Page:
I just had to pounce on this new study on the emotional and social effects of living without a sense of smell. Most of us take smelling our world for granted; one of those basic elements of life that we would only sit up and take notice of if, one day, it went away. And nobody talks about it…
Research has shown that patients who have lost their
sense of smell also report high rates of depression,
anxiety, isolation and relationship difficulties.
A couple of reasons. First, smelling is reckoned to be responsible for up to 70 percent of the sensory pleasure we call tasting, and that’s a huge part of the pleasure we get out of eating. Without it, would we eat as much as we do? Would we give a toot in the wind about what we eat? Would we still be able to cook properly? These are just a few of the questions researchers sought to answer in a study of people without a sense of smell.
Second, my dear departed stepfather, Graeme, turned to the culinary arts in his retirement from teaching school as a means of indulging his lifelong love of the mysterious. And the whys and wherefores of flavour, aroma, colour and texture, and the magical ways ingredients combine and transform themselves under the chef’s hand. But in his early 70s, he lost his sense of smell and, at first, was devastated. You would be too. But he got back on the horse, and kept trying, and eventually developed a feel for the right amount of seasonings and other ingredients certain dishes required to make them delicious to those blessed with a whole nose. He loved cooking for family and friends, and we were all glad he persevered in the fight against his tragic loss.
What it it, anyway?
The official name for the lack of a sense of smell is Anosmia. According to Wikipedia: “Anosmia, also known as smell blindness, is the loss of the ability to detect one or more smells. Anosmia may be temporary or permanent.” The Wikipedia entry for Anosmia also lists 53 possible causes of the condition . So we should not be surprised to hear that it’s fairly common. In fact, one in 20 people the world over suffer from Anosmia. The thing is, we don’t think much about it because those who have it don’t talk about it, fearing embarrassment or ridicule. Or pity. So, it’s also an invisible disease; one which the medical community rarely thinks to take up as a research topic.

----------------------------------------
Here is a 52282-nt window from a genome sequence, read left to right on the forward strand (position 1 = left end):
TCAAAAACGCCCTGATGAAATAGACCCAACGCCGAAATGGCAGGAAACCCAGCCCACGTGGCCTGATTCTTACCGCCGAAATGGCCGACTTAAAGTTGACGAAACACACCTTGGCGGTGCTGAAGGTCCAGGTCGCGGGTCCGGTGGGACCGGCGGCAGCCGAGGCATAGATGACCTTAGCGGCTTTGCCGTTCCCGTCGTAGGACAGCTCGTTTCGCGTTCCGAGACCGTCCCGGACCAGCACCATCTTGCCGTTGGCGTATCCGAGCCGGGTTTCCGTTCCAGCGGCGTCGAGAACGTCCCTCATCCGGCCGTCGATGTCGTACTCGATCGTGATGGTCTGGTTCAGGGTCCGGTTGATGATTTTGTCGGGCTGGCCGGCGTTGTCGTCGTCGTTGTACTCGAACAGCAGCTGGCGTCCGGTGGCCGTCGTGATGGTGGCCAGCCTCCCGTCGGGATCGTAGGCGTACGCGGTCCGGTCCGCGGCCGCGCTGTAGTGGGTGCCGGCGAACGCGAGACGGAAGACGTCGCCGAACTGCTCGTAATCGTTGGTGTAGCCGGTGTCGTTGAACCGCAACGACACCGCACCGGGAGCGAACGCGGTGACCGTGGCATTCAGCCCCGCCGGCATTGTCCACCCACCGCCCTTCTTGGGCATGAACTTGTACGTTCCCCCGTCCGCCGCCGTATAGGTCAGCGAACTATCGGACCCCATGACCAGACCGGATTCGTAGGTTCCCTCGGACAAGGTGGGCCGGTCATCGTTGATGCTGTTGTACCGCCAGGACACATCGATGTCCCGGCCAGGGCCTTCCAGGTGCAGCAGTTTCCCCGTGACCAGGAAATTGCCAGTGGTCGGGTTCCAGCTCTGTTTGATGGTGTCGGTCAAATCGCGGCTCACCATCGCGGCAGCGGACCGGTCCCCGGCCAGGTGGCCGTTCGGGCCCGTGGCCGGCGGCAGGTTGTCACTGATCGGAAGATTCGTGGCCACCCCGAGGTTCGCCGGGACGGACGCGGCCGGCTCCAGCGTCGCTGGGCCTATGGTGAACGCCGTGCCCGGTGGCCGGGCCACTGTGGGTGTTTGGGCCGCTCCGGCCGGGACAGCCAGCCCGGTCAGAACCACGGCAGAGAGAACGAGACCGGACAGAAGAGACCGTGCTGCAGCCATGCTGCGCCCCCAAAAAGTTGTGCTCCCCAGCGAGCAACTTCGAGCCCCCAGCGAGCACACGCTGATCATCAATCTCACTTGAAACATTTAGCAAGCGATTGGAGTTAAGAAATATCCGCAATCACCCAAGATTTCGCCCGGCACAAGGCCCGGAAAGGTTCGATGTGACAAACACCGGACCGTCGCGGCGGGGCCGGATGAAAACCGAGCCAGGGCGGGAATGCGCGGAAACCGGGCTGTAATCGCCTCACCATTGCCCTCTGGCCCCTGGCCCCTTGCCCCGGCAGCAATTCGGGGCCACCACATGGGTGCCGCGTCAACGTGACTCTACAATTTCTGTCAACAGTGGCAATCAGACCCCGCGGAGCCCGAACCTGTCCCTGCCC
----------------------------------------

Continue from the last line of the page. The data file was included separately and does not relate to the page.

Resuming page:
What they did
Researchers at the University of East Anglia worked with the Smell and Taste clinic at the James Paget University Hospital, Gorleston-On-Sea, the UK’s first clinic dedicated to taste and smell. The team analysed writings by 71 patients who had contacted the clinic describing their experience with the condition.
What they found
Study spokesperson Dr. Carl Philpott explained, “Most patients suffer a loss of flavour perception which can affect appetite and can be made even worse if distortions in their sense of smell also co-exist. Previous research has shown that people who have lost their sense of smell also report high rates of depression, anxiety, isolation and relationship difficulties.”
But Philpott said his team also found a plethora of other results from the loss of one’s sense of smell:
“One really big problem was around hazard perception – not being able to smell food that had gone off, or not being able to smell gas or smoke. A large number of the participants no longer enjoyed eating, and some had lost appetite and weight. Others were eating more food with low nutritional value that was high in fat, salt and sugar – and had consequently gained weight. Participants had lost interest in preparing food and some said they were too embarrassed to serve dishes to family and friends, which had an impact on their social lives.
“The inability to link smells to happy memories was also a problem. Bonfire night, Christmas smells, perfumes and people – all gone. Smells link us to people, places and emotional experiences. And people who have lost their sense of smell miss out on all those memories that smell can evoke.
“We found that personal hygiene was a big cause for anxiety and embarrassment, because the participants couldn’t smell themselves. Parents of young children couldn’t tell when their nappies needed changing, and this led to feelings of failure. One mother found it difficult bonding with her new baby because she couldn’t smell him.
“Many participants described a negative impact on relationships – ranging from not enjoying eating together to an impact on sexual relationships.”
These problems led to diverse range of negative emotions including anger, anxiety, frustration, depression, isolation, loss of confidence, regret and sadness. And the problems were compounded by a lack of understanding about the disorder among clinicians. Philpott concludes the Smell and Taste clinic is a big step in the right direction. “The participants described a lot of negative and unhelpful interactions with healthcare professionals before coming to the James Paget Smell and Taste clinic. Those that did manage to get help and support were very pleased — even if nothing could be done about their condition, they were very grateful for advice and understanding.”
I wish my stepdad had a Smell and Taste Clinic to go to during his lifetime. He might have found a cure. If not, then a clearer understanding of his condition.
Let’s follow up on Philpott’s team’s findings with further research on treating Anosmics. Some of the known causes are irreversible. But many others may have a viable resolution.
And let’s be thankful – all of us who have an intact sense of Smell – that were are so blessed.
~ Maggie J.